Here is an excerpt from one of my favorite essays: Can You Be Great With Grace? (Essay #20).."I've read many biographies about people who qualify, and it turns out being driven often makes people hard to like...Perhaps true greatness, or a truly great person, is someone who does the right things for the right reasons without expecting grand rewards. They don't do things 'to be the best' or 'to be famous' or 'to be a legend.' Instead they sacrifice those ambitions in favor of simply what people around them need. They want to be great only through being useful to those they care most about, regardless of how little acclaim they get from the whole wide world for it....It might be that the dedicated policeman, the passionate history teacher, the devoted great mom/dad, the wonderful uncle, are the people who are truly great, because they add value to the world for its own reason. While anyone can make a billion dollars, they know only they can raise this child, teach that student, support this community, or help that friend in times of need. And unlike the worldly kind of greatness, spread wide and thin across thousands of people, it might only be humble greatness that runs deep into people's hearts and memories, to inspire them for the better, forever."

The 30 Essay topics include:

Part 1) Gasoline: (1) The cult of busy; (2) Wants vs. Beliefs; (3) How to be a free thinker; (4) How to detect bulls***; (5) Should you be Popular or Good?; (6) There are two kinds of people: complexifiers and simplifiers; (7) Are you indifferent?; (8) Does transparency matter?; (9) How I found my passion; (10) How to be passionate

Part 2) Sparks: (11) On God and Integrity; (12) Hating vs Loving; (13) The surprise inspiration of death + Bonus: Your quota of worry and how to shrink it; (14) How to make a difference; (15) Why you must lead or follow; (16) Why the world is a mess: a theory; (17) The size of ideas; (18) Book Smarts vs. Street Smarts; (19) Why does faith matter?; (20) Can you be great, with grace?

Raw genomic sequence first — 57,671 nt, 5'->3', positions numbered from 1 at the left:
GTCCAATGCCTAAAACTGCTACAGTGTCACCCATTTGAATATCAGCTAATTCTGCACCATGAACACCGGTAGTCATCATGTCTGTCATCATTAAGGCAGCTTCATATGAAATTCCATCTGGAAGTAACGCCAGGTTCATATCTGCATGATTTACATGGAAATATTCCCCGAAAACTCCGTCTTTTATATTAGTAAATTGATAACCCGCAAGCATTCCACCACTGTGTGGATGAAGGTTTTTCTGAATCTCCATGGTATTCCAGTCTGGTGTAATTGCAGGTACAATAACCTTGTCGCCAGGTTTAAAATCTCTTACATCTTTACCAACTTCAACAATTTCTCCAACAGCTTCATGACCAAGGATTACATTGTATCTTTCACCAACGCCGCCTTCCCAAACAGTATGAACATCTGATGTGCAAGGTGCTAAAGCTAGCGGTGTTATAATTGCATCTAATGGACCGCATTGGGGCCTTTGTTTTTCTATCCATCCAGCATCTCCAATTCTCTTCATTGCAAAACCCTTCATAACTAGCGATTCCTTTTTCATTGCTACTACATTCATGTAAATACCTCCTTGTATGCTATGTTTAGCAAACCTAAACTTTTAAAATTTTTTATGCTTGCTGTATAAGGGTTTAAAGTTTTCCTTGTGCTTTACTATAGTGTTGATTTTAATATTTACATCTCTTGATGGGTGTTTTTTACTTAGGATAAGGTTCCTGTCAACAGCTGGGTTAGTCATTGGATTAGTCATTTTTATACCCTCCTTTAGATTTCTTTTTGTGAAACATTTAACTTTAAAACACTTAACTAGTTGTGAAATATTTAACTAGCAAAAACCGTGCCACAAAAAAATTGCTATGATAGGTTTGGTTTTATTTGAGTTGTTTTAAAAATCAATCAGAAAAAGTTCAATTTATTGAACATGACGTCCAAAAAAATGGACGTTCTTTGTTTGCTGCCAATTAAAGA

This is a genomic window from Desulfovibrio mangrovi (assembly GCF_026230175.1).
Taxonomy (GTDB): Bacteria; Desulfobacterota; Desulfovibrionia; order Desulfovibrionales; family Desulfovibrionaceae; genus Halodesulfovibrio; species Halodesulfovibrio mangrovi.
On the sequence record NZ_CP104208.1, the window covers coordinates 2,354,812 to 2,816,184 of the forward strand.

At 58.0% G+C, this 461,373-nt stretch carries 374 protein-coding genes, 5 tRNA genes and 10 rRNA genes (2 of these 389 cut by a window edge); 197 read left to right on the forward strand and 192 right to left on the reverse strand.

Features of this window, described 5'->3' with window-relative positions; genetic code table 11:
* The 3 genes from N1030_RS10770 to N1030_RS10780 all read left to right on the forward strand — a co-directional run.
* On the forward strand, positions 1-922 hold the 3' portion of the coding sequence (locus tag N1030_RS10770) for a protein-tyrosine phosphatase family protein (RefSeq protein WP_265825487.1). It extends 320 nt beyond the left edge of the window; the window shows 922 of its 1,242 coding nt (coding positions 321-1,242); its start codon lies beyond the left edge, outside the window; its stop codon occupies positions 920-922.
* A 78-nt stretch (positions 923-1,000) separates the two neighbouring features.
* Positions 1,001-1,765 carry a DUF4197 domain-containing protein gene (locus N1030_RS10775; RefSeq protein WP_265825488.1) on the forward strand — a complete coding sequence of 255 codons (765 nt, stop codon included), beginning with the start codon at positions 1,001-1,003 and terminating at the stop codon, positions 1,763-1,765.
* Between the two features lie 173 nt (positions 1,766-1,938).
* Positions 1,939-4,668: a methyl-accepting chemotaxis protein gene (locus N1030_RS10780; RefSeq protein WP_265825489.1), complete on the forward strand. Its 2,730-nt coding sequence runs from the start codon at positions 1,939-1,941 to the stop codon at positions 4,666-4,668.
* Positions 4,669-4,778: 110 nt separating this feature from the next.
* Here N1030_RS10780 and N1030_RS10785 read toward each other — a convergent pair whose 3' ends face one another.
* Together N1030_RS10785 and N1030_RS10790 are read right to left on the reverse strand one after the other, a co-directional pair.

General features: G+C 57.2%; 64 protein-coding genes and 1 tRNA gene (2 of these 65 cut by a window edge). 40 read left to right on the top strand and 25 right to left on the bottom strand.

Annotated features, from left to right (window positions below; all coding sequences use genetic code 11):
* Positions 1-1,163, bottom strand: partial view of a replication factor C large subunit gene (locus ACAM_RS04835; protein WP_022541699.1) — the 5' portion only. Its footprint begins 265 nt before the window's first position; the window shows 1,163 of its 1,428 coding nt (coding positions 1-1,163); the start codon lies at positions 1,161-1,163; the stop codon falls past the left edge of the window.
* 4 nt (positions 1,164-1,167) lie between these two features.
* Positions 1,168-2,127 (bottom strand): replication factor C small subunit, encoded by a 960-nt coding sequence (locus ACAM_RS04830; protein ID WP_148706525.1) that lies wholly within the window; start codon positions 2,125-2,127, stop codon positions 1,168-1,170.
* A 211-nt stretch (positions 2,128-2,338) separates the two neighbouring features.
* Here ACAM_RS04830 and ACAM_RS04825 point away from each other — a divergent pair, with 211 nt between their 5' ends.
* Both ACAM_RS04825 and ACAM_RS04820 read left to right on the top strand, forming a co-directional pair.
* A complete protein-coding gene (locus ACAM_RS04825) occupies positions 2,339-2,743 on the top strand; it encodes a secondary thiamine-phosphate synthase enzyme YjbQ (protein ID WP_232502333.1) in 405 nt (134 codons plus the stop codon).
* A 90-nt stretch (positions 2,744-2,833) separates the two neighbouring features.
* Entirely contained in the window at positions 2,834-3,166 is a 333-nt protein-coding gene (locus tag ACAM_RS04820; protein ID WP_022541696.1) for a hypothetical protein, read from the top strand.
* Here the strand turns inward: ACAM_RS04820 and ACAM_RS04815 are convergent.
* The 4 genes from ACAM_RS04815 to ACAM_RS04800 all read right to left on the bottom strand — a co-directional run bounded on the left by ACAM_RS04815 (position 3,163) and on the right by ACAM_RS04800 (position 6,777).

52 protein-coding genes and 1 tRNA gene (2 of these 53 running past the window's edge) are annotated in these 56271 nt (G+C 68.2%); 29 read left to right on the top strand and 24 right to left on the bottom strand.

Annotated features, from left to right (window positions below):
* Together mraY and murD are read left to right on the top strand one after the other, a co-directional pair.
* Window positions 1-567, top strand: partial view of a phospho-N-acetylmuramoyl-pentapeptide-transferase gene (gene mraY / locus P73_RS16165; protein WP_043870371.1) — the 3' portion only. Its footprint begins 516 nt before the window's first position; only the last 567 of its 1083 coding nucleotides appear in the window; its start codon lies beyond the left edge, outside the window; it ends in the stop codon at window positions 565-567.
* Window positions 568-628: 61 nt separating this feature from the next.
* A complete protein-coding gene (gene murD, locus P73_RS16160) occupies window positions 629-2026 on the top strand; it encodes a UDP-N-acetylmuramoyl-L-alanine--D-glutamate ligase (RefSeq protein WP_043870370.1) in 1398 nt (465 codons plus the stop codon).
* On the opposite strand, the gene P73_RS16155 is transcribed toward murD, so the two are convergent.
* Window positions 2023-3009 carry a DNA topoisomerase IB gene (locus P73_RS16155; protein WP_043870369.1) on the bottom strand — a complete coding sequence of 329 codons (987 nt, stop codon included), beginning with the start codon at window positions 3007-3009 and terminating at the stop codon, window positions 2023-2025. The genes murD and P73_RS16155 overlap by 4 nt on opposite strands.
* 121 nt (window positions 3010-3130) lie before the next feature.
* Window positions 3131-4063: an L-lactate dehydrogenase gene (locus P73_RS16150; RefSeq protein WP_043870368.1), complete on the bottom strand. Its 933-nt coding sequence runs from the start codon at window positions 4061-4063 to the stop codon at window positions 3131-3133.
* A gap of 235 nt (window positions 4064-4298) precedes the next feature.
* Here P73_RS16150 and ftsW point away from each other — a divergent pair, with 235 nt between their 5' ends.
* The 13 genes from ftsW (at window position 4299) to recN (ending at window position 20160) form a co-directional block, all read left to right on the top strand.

Part 3) Fire: (21) How to give and receive criticism; (22) How to learn from your mistakes; (23) How to keep your mouth shut; (24) Creative thinking hacks; (25) Dr. Seuss and wicked constraints; (26) Why smart people defend bad ideas; (27) Why you are not an artist; (28) How to convince anyone of anything; (29) Attention and Sex; (30) A strawman for everything
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4 of 5 people found the following review helpful
2.0 out of 5 stars You're all kidding, right?, January 28, 2013
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This review is from: Mindfire: Big Ideas for Curious Minds (Paperback)
I can't believe all the enthusiastic reviews I saw for this book. It is full of truisms and sophomoric reasoning. The level of philosophical literacy is near zero. Whenever the technology industry purports to offer us an intellectual, the dreary result is usually something like this. I wish I'd returned this title in time to get my money back.
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6 of 8 people found the following review helpful